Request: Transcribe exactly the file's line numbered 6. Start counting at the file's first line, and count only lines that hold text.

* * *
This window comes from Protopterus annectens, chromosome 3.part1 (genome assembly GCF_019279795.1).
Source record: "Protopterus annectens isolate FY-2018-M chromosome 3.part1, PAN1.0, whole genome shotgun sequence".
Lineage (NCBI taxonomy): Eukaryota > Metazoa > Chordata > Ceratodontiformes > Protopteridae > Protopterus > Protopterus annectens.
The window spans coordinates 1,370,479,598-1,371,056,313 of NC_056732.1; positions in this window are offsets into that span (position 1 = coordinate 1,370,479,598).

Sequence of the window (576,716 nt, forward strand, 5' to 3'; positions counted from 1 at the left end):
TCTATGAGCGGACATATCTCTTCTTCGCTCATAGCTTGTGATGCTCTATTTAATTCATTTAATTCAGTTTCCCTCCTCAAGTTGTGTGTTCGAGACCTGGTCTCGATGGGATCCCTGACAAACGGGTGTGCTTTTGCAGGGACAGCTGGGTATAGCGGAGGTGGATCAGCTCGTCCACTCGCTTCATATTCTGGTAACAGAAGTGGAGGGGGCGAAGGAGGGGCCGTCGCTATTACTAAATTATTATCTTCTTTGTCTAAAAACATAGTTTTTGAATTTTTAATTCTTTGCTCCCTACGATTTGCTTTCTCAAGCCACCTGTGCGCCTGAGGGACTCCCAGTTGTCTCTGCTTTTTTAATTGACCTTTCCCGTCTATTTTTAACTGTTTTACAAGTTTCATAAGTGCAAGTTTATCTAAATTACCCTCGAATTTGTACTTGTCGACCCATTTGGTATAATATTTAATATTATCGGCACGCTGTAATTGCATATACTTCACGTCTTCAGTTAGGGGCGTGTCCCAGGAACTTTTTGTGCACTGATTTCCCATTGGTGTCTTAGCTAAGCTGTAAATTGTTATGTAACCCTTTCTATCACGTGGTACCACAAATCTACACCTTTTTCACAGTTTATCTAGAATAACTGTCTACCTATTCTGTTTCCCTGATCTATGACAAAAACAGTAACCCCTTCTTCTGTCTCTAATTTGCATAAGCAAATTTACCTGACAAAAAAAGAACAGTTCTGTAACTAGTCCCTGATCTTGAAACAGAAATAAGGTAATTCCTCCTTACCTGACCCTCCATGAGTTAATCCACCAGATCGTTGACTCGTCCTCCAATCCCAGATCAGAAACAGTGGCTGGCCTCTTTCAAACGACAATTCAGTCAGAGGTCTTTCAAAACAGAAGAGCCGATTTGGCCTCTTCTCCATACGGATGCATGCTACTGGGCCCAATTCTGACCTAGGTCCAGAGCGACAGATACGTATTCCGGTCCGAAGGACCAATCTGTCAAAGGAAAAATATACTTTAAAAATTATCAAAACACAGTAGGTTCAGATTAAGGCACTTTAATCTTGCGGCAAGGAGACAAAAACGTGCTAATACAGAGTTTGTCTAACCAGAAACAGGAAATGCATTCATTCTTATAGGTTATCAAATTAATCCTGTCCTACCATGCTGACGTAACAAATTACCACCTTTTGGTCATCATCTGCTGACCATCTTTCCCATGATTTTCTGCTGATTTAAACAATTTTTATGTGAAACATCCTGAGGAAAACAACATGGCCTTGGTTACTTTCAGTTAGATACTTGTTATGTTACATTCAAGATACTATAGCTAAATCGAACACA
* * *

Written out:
TCTATGAGCGGACATATCTCTTCTTCGCTCATAGCTTGTGATGCTCTATTTAATTCATTTAATTCAGTTTCCCTCCTCAAGTTGTGTGTTCGAGACCTGGTCTCGATGGGATCCCTGACAAACGGGTGTGCTTTTGCAGGGACAGCTGGGTATAGCGGAGGTGGATCAGCTCGTCCACTCGCTTCATATTCTGGTAACAGAAGTGGAGGGGGCGAAGGAGGGGCCGTCGCTATTACTAAATTATTATCTTCTTTGTCTAAAAACATAGTTTTTGAATTTTTAATTCTTTGCTCCCTACGATTTGCTTTCTCAAGCCACCTGTGCGCCTGAGGGACTCCCAGTTGTCTCTGCTTTTTTAATTGACCTTTCCCGTCTATTTTTAACTGTTTTACAAGTTTCATAAGTGCAAGTTTATCTAAATTACCCTCGAATTTGTACTTGTCGACCCATTTGGTATAATATTTAATATTATCGGCACGCTGTAATTGCATATACTTCACGTCTTCAGTTAGGGGCGTGTCCCAGGAACTTTTTGTGCACTGATTTCCCATTGGTGTCTTAGCTAAGCTGTAAATTGTTATGTAACCCTTTCTATCACGTGGTACCACAAATCTACACCTTTTTCACAGTTTATCTAGAATAACTGTCTACCTATTCTGTTTCCCTGATCTATGACAAAAACAGTAACCCCTTCTTCTGTCTCTAATTTGCATAAGCAAATTTACCTGACAAAAAAAGAACAGTTCTGTAACTAGTCCCTGATCTTGAAACAGAAATAAGGTAATTCCTCCTTACCTGACCCTCCATGAGTTAATCCACCAGATCGTTGACTCGTCCTCCAATCCCAGATCAGAAACAGTGGCTGGCCTCTTTCAAACGACAATTCAGTCAGAGGTCTTTCAAAACAGAAGAGCCGATTTGGCCTCTTCTCCATACGGATGCATGCTACTGGGCCCAATTCTGACCTAGGTCCAGAGCGACAGATACGTATTCCGGTCCGAAGGACCAATCTGTCAAAGGAAAAATATACTTTAAAAATTATCAAAACACAGTAGGTTCAGATTAAGGCACTTTAATCTTGCGGCAAGGAGACAAAAACGTGCTAATACAGAGTTTGTCTAACCAGAAACAGGAAATGCATTCATTCTTATAGGTTATCAAATTAATCCTGTCCTACCATGCTGACGTAACAAATTACCACCTTTTGGTCATCATCTGCTGACCATCTTTCCCATGATTTTCTGCTGATTTAAACAATTTTTATGTGAAACATCCTGAGGAAAACAACATGGCCTTGGTTACTTTCAGTTAGATACTTGTTATGTTACATTCAAGATACTATAGCTAAATCGAACACA